Listen to Cathy Lewis Hear Say gardening program with retired York County extension agent Jim Orband noon-1 p.m. Wednesdsay, Jan. 23 on WHRV-FM 89..5,, and win tickets to several gardening events, including:
- Virginia Flower & Garden Expo, Jan. 25-27 at the Virginia Beach Convention Center. http://www.vafgs.org
- Home Gardener Day Feb. 7 at the Marriott, City Center, Newport News. http://www.homegardenerday.org/
- Hampton Roads Home & Garden Show Feb. 8-10 at Hampton Roads Convention Center, Hampton, starring Mike Wolfe of the TV show "American Pickers," Dr. Lori the antiques appraiser and a three-day Green Thumb Theater starring Landscapes in Miniature at noon each day. www.hamptonroadshomeshow.com
January and February are ideal pruning times in the yard, and Jim will gladly answer your pruning and other gardening questions. Call 757-440-2665 or 1-800-940-2240; email email@example.com.
Here are pruning tips from Jim, who maintains a no-fuss mondo grass groundcover as a front lawn. He cuts the mondo grass back the Monday in May, otherwise it needs no care.
Pruning is good for a plant – but only if you do it properly.
“Know the characteristics of the plants you intend to prune,” says retired York extension agent Jim Orband.
“Are they broad-leaved or needled plants? Are they a spring or summer bloomer?
“A general rule of thumb is to prune a plant directly after its blooms. When a plant is a rebloomer as in azaleas or lilacs, or a continuous bloomer as in roses, pruning after a flush of blooms stimulates the plant to continue its blooming habit.”
Jim elaborates on these points during his program “Pruning Properly for Good Health” at 11 a.m. Feb. 9. He appears on the Green Thumb Theater stage during the Hampton Roads Home & Garden Show Feb. 8-10 at the Hampton Roads Convention Center in Hampton. The show also features Mike Wolfe of the TV show “ American Pickers” and antiques appraiser Dr. Lori; www.hamptonroadshomeshow.com.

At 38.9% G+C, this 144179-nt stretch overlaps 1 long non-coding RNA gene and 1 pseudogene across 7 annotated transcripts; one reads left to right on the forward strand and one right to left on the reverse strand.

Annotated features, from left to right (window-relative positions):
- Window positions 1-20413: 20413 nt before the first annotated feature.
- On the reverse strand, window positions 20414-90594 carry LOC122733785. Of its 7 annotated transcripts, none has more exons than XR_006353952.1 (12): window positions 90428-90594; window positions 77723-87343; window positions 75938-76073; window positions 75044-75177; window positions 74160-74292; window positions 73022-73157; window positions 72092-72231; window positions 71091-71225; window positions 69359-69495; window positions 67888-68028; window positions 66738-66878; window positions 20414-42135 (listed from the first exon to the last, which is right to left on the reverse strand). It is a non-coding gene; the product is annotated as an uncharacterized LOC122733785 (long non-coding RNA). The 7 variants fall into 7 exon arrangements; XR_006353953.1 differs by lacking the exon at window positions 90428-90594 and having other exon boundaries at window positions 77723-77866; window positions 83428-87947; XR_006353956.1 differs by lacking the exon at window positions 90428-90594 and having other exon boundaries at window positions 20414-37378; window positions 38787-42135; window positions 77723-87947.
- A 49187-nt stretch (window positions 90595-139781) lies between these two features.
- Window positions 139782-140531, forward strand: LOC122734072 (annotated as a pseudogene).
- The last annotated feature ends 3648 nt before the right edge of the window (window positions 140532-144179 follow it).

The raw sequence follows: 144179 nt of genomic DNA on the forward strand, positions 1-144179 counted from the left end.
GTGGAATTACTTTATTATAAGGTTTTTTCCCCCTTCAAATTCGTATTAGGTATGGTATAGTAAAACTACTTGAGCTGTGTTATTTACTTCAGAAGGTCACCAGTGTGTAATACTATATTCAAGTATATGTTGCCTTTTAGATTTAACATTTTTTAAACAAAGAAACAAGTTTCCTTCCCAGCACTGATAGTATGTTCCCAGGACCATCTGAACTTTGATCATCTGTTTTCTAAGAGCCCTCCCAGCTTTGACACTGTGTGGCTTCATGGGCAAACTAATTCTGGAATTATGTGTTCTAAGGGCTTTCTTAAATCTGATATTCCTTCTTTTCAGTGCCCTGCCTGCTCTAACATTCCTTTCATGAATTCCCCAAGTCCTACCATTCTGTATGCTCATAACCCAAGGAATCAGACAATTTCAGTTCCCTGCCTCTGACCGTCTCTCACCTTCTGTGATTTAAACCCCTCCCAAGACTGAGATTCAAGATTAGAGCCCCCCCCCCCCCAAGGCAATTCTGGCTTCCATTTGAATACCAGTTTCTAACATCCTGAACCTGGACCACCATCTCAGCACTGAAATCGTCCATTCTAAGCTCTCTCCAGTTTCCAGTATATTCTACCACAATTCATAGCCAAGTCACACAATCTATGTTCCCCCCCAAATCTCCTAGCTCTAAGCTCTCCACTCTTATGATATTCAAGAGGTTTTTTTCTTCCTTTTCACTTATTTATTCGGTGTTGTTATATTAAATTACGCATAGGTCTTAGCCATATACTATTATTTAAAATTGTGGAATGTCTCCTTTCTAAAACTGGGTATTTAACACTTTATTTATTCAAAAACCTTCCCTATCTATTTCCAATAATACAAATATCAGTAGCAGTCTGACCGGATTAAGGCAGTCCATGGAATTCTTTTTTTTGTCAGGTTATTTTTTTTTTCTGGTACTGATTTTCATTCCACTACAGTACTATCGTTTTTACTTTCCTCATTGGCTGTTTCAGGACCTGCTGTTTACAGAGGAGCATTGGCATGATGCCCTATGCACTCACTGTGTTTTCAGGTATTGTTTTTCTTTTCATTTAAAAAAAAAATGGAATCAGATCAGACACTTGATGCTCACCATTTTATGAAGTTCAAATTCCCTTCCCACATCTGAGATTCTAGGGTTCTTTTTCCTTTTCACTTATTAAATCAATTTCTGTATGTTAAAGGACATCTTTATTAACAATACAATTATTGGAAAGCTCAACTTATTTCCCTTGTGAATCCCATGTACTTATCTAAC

Pruning is not about topping a tree, stubbing back a crape myrtle or shearing an evergreen, Jim stresses. Healthy pruning allows a plant to pursue its natural growth habit.
To keep your plants healthy, use Jim's pruning tips:
- Make sure your tools are clean to avoid spreading disease and that they are sharp to avoid crushing plant material.
- Cut ¼ inch above the bud and parallel to the bud at a 45-degree angle.
- Leave the branch collar (point where a branch joins the trunk or branch) when making a pruning cut.
- Do not use pruning paint; air best heals a wound.
- Remove rubbing and crossing branches.
- Remove co-dominant leaders, or where a tree has more than one single main stem.
- Remove dead, diseased, damaged and dangerous branches.
- Remove water sprouts, which are shoots that come up from the trunk or branches.
- Remove branches that are crossing back through the center of the tree.
All about mondo grass
During his Feb. 9 talk, Jim also shares how to cut ground covers so they flourish. In his Yorktown yard, Jim grows mondo grass as a front yard lawn.
“Mondo grass can make a wonderful, low traffic, sustainable ground cover in your landscape,” he says.
To establish mondo, which spreads by underground rhizomes, start with plants placed every 6 to 8 inches apart in soil amended with 2 inches of organic matter worked into the top 6 inches of soil. Periodic weeding is needed until the plants form a thick covering within three years. Once mondo is established, it needs no fertilizer, no pesticides or herbicides, no water or no mulching.
Jim cuts the top 4-6 inches of the mondo May 10-20, allowing it to send up new green foliage for a fresh seasonal look.
Pruning clinics. Attend one of these York County extension-sponsored pruning clinics, which are free and open to residents living anywhere: 10 a.m.-noon Feb. 2 at Grafton True Value Hardware or 10 a.m.-noon Feb. 23 at Ken Matthews Garden Center, both on Route 17, or 10 a.m.-noon Feb. 16 at Taylor's Do-It-Best Hardware in Poquoson; call 890-4940 for details.
Posted by Kathy Van Mullekom; firstname.lastname@example.org
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